As a child I grew up surrounded by both innovative and traditional design. My father, Jim Roberts, was an architect famous for pushing architectural boundaries. He worked primarily within the commercial sector however his passion projects where in the restoration market. I would sit in our home of beautiful antique furniture and muse at my father's drawings. I specifically remember his futuristic plans for a cylindrical high-rise building, the Rotunda in Birmingham- which once completed I discovered to be a perfect launch pad for paper aeroplanes. This background has heavily influenced my career and especially my passion for combining traditional and contemporary design. It is a style that is difficult to master as each element has to balance perfectly, however when achieved can be incredibly rewarding.
As a designer, I like to work from the skeleton of a building and incorporate the client’s lifestyle and preferred aesthetic. I feel that recently we have started to lose our architectural identities. Formulaic buildings are popping up all over the world stripping their surroundings of cultural roots. This is not to say that there aren’t any fantastic architects or fresh projects out there (large commercial architecture has produced a variety of groundbreaking structures) but I believe it is very important that the small or old isn’t forgotten among the big or new. Architecturally, I think now more that ever it is important to adapt our run-down buildings to the 21st Century rather than replace them. Unfortunately, creating these spaces can, admittedly, come at a higher cost than building anew but hopefully people are starting to see the long-term benefits and necessity to invest.
Modern minimalism with its order and pristine finish can be stunning however I feel there is always something that I'm drawn to in a building that has been around for a while. I find that buildings that have had a previous life, or even many previous lives, carry a magic and character that is near impossible to simply create or ‘design’. The beauty of traditional/contemporary design is being able to pick and choose, we can eliminate all the bad bits and play with the good. We can have our cake and eat it.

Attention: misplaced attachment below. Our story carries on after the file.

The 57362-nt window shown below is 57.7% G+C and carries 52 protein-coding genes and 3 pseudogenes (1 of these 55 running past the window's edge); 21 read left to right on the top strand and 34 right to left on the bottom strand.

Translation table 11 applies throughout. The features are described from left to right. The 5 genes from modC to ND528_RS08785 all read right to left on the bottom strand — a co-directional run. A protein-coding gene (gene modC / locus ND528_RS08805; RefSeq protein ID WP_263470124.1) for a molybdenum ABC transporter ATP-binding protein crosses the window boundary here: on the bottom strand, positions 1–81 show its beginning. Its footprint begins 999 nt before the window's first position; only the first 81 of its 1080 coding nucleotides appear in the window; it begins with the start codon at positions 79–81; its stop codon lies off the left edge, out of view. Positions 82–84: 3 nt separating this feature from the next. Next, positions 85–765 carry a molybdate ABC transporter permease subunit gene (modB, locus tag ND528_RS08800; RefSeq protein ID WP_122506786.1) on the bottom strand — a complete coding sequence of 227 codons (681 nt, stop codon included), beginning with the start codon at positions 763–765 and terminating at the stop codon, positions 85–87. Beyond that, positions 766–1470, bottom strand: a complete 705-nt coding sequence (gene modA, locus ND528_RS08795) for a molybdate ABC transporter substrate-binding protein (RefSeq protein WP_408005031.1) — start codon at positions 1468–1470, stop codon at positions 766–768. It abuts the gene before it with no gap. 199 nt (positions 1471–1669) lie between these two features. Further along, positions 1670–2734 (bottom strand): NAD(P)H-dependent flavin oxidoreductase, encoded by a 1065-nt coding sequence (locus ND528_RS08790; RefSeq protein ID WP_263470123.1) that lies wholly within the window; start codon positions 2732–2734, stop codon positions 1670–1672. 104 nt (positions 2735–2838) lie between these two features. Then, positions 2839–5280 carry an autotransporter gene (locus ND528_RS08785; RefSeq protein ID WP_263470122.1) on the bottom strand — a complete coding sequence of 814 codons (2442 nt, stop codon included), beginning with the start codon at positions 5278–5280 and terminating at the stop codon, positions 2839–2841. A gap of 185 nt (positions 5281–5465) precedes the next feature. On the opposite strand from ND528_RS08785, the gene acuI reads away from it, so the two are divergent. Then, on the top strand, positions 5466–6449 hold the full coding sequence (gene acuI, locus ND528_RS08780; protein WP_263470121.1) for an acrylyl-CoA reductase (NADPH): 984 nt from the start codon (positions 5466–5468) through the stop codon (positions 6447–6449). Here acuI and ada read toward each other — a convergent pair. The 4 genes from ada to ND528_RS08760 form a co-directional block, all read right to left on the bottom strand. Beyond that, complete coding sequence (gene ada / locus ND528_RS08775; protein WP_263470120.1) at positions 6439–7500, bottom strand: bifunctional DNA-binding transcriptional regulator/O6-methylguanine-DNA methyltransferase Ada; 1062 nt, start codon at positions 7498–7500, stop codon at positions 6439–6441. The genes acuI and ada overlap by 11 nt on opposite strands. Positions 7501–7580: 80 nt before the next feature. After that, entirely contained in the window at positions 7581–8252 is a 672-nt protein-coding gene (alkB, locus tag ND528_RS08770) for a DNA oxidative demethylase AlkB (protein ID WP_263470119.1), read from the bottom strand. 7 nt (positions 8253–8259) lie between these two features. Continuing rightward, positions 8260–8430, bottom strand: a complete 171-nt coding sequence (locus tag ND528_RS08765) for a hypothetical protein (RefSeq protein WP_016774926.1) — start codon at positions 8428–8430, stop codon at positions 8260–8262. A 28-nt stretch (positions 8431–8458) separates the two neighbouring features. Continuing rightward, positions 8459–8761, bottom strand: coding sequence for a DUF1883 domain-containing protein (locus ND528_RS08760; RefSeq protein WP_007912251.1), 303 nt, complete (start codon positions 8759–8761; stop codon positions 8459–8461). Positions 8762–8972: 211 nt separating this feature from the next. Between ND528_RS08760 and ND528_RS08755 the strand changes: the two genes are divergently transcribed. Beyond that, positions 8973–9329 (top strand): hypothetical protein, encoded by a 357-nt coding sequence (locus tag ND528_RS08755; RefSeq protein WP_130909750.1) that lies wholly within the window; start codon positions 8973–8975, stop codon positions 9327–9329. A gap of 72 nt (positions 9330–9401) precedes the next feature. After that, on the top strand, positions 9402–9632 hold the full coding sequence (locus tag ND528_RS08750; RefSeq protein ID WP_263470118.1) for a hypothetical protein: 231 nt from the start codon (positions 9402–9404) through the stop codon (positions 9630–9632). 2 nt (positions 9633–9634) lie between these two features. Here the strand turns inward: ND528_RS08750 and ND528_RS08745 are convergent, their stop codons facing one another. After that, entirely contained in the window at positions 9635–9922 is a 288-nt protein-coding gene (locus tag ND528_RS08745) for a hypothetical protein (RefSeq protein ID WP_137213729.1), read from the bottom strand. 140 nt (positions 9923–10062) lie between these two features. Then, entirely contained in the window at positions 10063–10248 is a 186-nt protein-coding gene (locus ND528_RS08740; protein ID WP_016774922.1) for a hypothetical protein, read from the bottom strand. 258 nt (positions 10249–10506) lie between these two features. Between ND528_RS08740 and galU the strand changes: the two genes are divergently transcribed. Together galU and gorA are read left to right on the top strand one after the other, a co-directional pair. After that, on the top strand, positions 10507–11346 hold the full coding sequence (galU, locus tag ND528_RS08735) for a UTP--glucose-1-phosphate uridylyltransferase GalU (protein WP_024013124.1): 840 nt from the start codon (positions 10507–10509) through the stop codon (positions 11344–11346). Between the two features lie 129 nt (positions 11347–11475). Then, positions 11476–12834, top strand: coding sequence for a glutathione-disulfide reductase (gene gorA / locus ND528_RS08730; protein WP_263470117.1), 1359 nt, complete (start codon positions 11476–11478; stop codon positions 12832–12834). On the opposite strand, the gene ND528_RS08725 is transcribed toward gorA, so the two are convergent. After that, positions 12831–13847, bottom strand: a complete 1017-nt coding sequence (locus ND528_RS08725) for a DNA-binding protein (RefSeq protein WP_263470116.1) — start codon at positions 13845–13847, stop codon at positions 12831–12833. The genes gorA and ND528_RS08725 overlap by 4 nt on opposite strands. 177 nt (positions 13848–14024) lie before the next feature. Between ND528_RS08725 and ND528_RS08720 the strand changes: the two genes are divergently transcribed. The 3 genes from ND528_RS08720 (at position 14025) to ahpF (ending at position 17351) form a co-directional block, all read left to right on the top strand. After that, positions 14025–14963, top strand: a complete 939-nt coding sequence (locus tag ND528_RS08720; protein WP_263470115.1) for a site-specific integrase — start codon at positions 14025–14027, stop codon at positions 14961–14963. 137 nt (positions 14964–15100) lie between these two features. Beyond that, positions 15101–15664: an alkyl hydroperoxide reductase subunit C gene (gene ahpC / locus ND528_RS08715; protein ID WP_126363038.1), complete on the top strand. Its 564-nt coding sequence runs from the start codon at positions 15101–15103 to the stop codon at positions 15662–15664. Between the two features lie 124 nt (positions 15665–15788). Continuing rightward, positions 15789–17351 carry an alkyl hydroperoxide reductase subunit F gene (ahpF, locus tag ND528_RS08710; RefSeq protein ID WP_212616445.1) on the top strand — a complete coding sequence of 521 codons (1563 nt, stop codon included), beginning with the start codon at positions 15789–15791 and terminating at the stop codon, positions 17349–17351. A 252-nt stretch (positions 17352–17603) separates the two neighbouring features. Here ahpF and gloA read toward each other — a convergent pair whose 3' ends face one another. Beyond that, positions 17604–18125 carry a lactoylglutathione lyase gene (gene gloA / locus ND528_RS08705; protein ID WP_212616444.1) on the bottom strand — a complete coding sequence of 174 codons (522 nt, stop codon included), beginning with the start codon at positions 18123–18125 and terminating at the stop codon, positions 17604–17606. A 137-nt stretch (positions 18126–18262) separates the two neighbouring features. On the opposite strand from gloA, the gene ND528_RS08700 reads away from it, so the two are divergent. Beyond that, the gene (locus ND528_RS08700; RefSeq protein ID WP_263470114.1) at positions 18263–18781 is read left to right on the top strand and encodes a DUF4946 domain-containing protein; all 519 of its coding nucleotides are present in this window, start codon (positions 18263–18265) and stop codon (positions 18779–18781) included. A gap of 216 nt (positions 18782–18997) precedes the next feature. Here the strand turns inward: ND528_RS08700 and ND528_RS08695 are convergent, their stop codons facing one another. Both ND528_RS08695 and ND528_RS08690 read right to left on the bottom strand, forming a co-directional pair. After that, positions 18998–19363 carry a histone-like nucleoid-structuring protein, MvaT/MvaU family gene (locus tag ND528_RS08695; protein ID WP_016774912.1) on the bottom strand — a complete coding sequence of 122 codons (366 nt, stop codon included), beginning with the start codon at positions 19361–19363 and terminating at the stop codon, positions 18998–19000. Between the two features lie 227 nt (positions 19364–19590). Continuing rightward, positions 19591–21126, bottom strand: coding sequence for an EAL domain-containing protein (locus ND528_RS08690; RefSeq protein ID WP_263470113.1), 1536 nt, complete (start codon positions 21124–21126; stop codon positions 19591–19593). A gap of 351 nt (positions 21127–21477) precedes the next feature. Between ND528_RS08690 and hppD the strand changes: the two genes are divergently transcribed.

There are a lot of benefits for the interior and exterior by introducing simple luxuries such as light. In many old buildings the windows are pokey and there is little natural light to see the structure’s internal beauty but that can now be improved by building with glass and incorporating portals of sunlight to reveal it all. We can have fun and extend from existing structures as well as open them up inside to create beautiful modern spaces (otherwise known as playgrounds for the interior designer).
As an interior designer I believe my passion for this combination of old and new is fuelled by its allowance for a customer to make their mark on the design. It is very fulfilling to create a space that is aesthetically beautiful, practical and personal to an individual. Antique furniture doesn’t have to make way for a modern house and vice versa. I find it fun to play with mixing textures, colours and shapes. It is an exciting process and can be very liberating in comparison to ultra-modern and strict traditional. I guess you could compare it to the feeling of breaking the rules and getting away with it.
I think that in a time where design and technology is advancing so fast it is very comforting to have spaces that allow you to appreciate the past as well as the present and future.